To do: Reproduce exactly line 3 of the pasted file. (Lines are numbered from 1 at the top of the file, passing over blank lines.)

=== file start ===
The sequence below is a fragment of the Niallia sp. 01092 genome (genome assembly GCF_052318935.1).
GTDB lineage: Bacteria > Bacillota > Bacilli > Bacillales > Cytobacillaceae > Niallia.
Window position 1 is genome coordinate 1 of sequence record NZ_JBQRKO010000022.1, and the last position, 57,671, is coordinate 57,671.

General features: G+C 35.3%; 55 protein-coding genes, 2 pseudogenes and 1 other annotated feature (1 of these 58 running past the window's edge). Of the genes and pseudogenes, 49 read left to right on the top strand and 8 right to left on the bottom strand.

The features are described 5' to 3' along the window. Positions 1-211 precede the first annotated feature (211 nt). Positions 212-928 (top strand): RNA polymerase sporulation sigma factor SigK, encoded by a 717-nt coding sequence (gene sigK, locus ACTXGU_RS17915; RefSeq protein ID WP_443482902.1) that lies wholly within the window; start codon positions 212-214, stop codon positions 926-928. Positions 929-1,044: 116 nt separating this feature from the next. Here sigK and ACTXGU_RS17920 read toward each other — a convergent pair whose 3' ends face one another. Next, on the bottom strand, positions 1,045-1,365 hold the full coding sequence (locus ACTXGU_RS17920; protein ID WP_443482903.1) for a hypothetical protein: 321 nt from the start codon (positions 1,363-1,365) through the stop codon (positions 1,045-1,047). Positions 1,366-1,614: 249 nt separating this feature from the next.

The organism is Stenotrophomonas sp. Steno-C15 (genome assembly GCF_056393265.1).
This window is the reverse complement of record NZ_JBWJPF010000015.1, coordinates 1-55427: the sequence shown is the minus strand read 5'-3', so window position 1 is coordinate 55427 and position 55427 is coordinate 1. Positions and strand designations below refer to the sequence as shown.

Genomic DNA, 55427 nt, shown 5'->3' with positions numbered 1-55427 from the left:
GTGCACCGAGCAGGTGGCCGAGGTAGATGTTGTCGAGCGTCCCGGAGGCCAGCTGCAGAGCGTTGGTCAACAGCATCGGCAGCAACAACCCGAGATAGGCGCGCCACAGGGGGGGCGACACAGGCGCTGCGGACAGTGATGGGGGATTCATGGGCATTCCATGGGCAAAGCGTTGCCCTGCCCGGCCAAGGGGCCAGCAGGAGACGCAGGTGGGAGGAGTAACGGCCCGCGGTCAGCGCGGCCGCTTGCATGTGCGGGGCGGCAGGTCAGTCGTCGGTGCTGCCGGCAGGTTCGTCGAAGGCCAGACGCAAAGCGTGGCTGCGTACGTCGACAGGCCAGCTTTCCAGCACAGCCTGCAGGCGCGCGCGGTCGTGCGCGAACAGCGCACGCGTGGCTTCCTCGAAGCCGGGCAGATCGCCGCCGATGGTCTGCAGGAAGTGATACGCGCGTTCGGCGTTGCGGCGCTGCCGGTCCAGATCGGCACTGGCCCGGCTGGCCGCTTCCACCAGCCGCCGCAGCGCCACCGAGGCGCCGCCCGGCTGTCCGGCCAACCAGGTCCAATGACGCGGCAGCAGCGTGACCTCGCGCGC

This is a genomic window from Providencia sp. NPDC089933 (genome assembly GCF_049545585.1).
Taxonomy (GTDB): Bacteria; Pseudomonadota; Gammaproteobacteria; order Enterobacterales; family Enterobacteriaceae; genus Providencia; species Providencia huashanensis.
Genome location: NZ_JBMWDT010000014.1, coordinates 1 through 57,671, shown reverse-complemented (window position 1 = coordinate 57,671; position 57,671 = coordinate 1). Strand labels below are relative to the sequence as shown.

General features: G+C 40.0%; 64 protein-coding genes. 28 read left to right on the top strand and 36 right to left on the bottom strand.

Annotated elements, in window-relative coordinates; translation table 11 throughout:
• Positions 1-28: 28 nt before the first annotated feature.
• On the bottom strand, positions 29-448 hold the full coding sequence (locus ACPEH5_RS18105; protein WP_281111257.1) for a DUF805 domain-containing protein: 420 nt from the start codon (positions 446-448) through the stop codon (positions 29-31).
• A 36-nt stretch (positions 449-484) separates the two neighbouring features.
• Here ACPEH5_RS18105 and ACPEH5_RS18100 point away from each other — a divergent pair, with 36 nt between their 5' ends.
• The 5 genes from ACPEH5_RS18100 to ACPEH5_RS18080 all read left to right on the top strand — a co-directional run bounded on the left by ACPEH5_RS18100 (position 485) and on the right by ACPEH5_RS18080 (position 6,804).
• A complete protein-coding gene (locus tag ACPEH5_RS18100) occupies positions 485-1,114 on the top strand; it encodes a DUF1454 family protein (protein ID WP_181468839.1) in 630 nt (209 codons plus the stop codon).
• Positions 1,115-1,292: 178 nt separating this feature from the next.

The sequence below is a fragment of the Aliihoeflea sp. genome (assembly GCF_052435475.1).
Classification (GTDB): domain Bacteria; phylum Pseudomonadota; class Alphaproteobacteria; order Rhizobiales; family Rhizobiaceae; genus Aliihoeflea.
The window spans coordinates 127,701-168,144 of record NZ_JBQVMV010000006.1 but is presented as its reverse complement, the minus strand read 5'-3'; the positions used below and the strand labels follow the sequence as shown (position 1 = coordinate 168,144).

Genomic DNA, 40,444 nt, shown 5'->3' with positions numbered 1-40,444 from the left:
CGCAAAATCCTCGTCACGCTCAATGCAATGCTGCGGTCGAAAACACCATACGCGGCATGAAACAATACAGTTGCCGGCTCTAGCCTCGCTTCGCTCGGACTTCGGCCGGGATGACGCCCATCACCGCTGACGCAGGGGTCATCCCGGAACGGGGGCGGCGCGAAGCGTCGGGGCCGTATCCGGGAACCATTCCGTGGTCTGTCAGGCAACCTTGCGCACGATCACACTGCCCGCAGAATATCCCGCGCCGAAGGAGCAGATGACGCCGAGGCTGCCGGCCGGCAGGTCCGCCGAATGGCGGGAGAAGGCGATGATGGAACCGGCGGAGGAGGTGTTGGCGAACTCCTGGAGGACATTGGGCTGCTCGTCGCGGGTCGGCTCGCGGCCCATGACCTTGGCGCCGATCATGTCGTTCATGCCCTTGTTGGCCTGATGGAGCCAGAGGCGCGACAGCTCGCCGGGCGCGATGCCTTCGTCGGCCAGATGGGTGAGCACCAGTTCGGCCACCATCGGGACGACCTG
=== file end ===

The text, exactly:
Window position 1 is genome coordinate 1 of sequence record NZ_JBQRKO010000022.1, and the last position, 57,671, is coordinate 57,671.